Sonoma County’s Measure O, which will provide $25 million a year for mental health and homelessness services over 10 years, appeared to be headed for voter approval, according to unofficial election returns.
With all precincts reporting as of Wednesday afternoon, Measure O was passing with 69% of the vote, according to information from the Sonoma County Registrar of Voters.
“Oh my God, I’m so happy,” said county Supervisor Shirlee Zane, one of the measure’s main supporters.
“We do not fund mental health services properly,” said Zane, whose husband took his own life 10 years ago after struggling with depression. “The state and federal government have not kept up with the need and we knew we had to do something as a county and as a community.”
The measure, which required a two-thirds majority vote to pass, raises money via a countywide quarter-cent sales tax.
The funding is specifically earmarked for mental health and addiction services and facilities for children, adults, veterans, seniors and homeless residents, according to the official ballot statement.
“On behalf of Sonoma County students who have survived the repeated traumas of fires, floods, smoke events, and a pandemic, I am very thrilled to see that the community has put its support behind Measure O,” said county Superintendent of Schools Steven Herrington.
Of the annual $25 million Measure O will raise, 22% is set aside for behavioral health facilities like residential care and housing for people discharged from crisis services, 44% for emergency psychiatric and crisis services like the county’s mobile support team and inpatient hospital services, 18% for mental health and substance abuse outpatient services, 14% for homeless behavioral health and care coordination and 2% for transitional and permanent housing solutions for homeless residents.
“Our concerns with most of these is that they don’t have sunset provisions in them so voters will never get another chance to go back and review these measures. … Obviously, that didn’t resonate with the voters.”Dan Drummond, Sonoma County Taxpayers Association
“On a community level, we understand it very personally because of the traumas we have felt,” Zane said. “We’ve had three wildfires just in the past year plus the pandemic, so I think this county in particular feels the effects of trauma and whether it’s children or seniors or anybody in between we’ve all experienced it at different levels.”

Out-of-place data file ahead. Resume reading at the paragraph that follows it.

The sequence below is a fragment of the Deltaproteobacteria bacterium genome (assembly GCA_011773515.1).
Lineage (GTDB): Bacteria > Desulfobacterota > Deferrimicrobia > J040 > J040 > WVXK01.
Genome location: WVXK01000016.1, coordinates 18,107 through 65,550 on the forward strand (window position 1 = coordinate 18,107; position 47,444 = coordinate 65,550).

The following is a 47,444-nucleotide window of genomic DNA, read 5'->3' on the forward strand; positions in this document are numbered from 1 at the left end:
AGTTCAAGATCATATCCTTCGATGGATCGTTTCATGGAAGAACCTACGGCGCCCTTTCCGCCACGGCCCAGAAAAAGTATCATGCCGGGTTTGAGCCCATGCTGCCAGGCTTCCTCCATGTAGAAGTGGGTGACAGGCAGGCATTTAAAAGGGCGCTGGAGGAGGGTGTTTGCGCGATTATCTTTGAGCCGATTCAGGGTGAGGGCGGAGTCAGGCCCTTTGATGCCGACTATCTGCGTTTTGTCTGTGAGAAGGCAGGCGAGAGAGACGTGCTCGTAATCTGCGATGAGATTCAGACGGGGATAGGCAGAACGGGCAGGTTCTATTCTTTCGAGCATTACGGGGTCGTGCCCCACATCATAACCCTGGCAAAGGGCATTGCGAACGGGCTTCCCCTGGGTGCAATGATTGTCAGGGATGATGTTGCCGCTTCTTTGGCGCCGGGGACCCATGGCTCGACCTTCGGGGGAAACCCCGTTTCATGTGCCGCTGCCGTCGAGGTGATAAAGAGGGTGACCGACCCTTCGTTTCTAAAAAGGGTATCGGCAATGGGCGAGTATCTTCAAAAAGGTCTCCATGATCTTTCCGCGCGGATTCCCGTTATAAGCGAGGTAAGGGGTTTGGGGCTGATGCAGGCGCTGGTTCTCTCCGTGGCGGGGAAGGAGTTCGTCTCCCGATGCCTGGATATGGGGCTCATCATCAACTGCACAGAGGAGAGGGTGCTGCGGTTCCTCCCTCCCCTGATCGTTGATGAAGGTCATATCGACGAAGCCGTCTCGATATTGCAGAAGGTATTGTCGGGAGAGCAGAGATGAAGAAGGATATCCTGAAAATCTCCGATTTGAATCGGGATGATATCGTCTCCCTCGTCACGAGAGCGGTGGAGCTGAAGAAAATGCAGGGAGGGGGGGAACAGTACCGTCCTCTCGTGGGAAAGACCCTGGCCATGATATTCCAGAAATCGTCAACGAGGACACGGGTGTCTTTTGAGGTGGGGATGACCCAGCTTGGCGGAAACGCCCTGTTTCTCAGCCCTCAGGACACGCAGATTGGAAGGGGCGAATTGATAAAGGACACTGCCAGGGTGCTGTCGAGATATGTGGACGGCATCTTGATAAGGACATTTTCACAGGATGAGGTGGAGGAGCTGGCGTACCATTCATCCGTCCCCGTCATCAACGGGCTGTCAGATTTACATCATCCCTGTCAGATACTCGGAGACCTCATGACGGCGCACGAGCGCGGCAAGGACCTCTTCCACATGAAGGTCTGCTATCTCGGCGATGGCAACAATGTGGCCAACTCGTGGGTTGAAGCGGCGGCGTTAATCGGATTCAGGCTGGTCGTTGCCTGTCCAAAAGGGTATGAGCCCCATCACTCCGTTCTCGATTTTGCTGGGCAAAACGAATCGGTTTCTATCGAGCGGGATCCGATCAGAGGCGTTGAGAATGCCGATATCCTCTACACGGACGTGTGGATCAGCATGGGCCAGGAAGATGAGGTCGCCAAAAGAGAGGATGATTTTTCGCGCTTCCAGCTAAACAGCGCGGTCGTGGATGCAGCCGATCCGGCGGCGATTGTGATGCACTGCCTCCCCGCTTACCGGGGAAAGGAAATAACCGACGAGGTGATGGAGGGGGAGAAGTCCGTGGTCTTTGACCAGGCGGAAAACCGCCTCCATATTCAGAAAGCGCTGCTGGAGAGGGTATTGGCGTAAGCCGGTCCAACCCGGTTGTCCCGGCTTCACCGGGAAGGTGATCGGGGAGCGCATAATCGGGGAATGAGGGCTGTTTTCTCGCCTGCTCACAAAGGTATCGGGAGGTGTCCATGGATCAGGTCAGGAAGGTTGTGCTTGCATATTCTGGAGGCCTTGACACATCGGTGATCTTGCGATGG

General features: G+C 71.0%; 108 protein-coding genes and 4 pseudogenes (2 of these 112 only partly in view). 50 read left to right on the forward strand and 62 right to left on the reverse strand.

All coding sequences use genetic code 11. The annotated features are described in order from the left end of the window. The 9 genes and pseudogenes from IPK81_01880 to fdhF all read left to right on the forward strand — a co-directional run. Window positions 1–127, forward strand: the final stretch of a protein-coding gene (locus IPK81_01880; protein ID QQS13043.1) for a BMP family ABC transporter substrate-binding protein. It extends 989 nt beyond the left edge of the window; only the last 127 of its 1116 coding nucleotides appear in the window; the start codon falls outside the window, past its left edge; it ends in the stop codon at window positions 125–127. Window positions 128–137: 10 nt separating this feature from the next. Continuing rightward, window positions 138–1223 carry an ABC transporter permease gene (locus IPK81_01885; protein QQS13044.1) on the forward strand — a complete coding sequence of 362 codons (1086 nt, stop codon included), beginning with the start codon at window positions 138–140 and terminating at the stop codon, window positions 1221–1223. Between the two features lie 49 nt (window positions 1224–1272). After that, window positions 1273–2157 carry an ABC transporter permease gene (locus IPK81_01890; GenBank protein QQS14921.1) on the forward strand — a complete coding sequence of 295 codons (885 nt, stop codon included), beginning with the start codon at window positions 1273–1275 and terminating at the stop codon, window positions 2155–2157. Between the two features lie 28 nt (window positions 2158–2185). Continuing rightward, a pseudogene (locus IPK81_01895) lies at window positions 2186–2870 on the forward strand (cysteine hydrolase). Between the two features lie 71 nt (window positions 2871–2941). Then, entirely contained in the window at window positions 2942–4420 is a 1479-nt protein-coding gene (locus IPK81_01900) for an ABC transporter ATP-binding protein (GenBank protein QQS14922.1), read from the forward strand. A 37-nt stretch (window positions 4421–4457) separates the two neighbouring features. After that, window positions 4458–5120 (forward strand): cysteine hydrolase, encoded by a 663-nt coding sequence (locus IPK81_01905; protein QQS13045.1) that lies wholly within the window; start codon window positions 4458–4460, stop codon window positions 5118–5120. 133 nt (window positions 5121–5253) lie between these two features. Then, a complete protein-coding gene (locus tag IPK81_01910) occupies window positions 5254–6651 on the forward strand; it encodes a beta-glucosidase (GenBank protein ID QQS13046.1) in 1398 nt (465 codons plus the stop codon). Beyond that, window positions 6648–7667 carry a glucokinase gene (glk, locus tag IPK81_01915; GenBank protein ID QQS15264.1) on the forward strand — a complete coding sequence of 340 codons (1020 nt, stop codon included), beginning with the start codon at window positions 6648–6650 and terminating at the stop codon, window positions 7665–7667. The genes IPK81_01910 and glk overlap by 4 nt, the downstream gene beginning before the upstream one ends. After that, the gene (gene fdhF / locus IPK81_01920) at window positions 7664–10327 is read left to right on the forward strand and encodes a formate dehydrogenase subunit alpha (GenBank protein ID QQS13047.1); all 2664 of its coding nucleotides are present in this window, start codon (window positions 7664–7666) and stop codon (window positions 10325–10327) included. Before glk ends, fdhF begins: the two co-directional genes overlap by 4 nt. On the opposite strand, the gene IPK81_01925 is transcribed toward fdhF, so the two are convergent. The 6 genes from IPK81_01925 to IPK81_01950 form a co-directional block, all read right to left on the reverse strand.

Opponents of Measure O include the Sonoma County Taxpayers Association and 2020 Sonoma County Tax Moratorium Coalition, a group of business associations.
“What does surprise me is that the voters are not only passing these things but they’re passing them with very substantial majorities,” Dan Drummond, executive director of the Taxpayers Association, said of Measure O and the 11 other tax measures on ballots throughout the county.
While Drummond’s group didn’t oppose any of the parcel taxes in the county that will help fund school districts, it did oppose Measure O and several sales tax proposals.
“Our concerns with most of these is that they don’t have sunset provisions in them so voters will never get another chance to go back and review these measures,” Drummond said. “I think that’s very bad public policy. Obviously, that didn’t resonate with the voters.”
All of the tax measures on the county’s ballots appear to have passed easily, based on semi-official tallies reported by the county Registrar of Voters.
In addition to Measure O, voters throughout the county were asked to decide on 11 other tax measures, many of which involved sales taxes in Santa Rosa, Cotati, Healdsburg, Petaluma and Sonoma to benefit city services, as well as a countywide sales tax to benefit the Sonoma County Transportation Authority.
There were several property taxes on ballots throughout Sonoma County, including one to benefit the Shoreline Unified School District, one for the Fort Ross School District, one for the Sebastopol Unified School District and one for the Timber Cove Fire Protection District.
Also, voters in Cloverdale were asked to decide on a utility users’ tax and the Kenwood Fire Protection District was asking for an increase in its spending limit.
A measure to expand the urban growth boundary around the city of Sonoma also passed, as did a pair of measures that allow for the sale of Petaluma Valley Hospital and the Healdsburg District Hospital to NorCal HealthConnect.
A measure that would have allowed cannabis cultivation and sales in the city of Sonoma failed, with 57.2% of voters in opposition.